Today’s Times reports that the Conservative Party may have had to dilute its plans for a ‘priority candidates list’ of 70 men and 70 women. This, it reports, reflects the fact that "of the 450 hopefuls who have applied for a place on the priority list, only a quarter are women". If the party had not diluted its plans over 60% of the women who have applied for the A-List of parliamentary candidates would have been successful but only 20% of the men. Mr Cameron is attempting to alter the fact that only 8.6% of Tory MPs are women – compared to 27.5% of Labour MPs (as mentioned in today’s Guardian). Francis Maude has said:
"Far too many Conservative MPs are like me: white, middle-class, English, based in the south-east – identikit Tories. And it doesn’t look like modern Britain, where 52% of the electorate are women and 8% are ethnic minorities. If we don’t look like we are capable of representing that 52% of the electorate who are women, we won’t secure their support."
It is not clear how many people will be on the modified priority list but CCHQ fears a very negative reaction from some of the male candidates who are set to be disappointed. One unnamed MP told The Times:
“We are seeing a lot of very, very good men come in for interview and there will not be room for them on the list. It is not that the women are not good too, it is just a fact that it is much easier for them to make it through… For many [males] approaching their forties this is their last chance to become an MP. The danger is they walk away if they don’t make it and we lose dozens of loyal activists.”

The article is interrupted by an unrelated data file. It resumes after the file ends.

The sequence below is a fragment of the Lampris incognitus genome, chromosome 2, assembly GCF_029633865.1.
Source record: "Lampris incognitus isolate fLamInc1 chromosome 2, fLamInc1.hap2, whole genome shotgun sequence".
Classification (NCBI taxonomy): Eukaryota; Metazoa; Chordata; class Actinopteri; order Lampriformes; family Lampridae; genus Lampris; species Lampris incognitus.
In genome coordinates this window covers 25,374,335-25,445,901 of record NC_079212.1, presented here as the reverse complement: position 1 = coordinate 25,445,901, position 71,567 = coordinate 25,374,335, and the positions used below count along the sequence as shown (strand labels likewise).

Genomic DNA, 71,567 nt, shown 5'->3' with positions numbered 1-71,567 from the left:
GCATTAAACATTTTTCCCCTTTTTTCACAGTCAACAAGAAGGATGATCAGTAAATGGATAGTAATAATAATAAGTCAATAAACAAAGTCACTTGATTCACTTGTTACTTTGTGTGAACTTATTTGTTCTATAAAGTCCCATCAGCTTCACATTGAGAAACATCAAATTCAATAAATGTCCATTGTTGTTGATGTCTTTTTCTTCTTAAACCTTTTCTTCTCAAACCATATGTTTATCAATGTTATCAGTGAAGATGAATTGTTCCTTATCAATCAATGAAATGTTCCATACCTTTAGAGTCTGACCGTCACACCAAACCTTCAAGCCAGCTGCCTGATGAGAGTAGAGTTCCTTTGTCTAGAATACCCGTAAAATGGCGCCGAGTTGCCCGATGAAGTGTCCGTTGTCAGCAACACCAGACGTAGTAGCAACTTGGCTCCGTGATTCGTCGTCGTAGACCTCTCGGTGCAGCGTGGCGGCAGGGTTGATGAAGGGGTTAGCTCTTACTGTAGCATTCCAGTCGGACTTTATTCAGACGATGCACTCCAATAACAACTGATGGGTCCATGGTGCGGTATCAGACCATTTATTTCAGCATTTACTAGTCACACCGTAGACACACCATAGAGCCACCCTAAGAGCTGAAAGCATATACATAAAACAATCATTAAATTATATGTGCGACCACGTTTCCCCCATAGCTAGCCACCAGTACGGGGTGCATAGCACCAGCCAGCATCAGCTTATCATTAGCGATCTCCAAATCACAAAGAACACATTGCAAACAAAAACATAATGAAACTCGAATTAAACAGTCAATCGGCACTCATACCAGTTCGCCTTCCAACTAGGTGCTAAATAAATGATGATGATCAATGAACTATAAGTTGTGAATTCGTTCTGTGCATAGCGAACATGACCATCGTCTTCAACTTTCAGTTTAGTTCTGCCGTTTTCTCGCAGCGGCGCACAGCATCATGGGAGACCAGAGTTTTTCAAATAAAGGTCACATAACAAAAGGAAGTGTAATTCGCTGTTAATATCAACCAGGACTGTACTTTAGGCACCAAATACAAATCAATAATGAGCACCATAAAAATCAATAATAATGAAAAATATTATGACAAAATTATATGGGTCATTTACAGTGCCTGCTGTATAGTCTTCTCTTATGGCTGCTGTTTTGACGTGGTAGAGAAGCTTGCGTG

Candidates who have attended Priority List interviews have told ConservativeHome.com of very unsatisfactory experiences. Few have been subject to the rigorous testing of competencies that they had anticipated. Some have felt that they were prejudged after their interviewers spent considerable time explaining how restrictive the list was and that there were many alternative ways to serve the party.
On the other side of the table, interviewers have been concerned that many of the women candidates are of insufficient quality and experience. They believe that more time should have been given for initiatives like Women2Win to talent spot and mentor women so that the 50/50 objective could have been achieved without any risk to candidate quality.
The Priority List has always been controversial amongst the Tory grassroots. By 60% to 37% the ConservativeHome Members’ Panel opposes its 50/50 character.
The Guardian reports that big decisions about the Priority List will be taken this weekend and candidates will receive letters about their status after May’s local elections.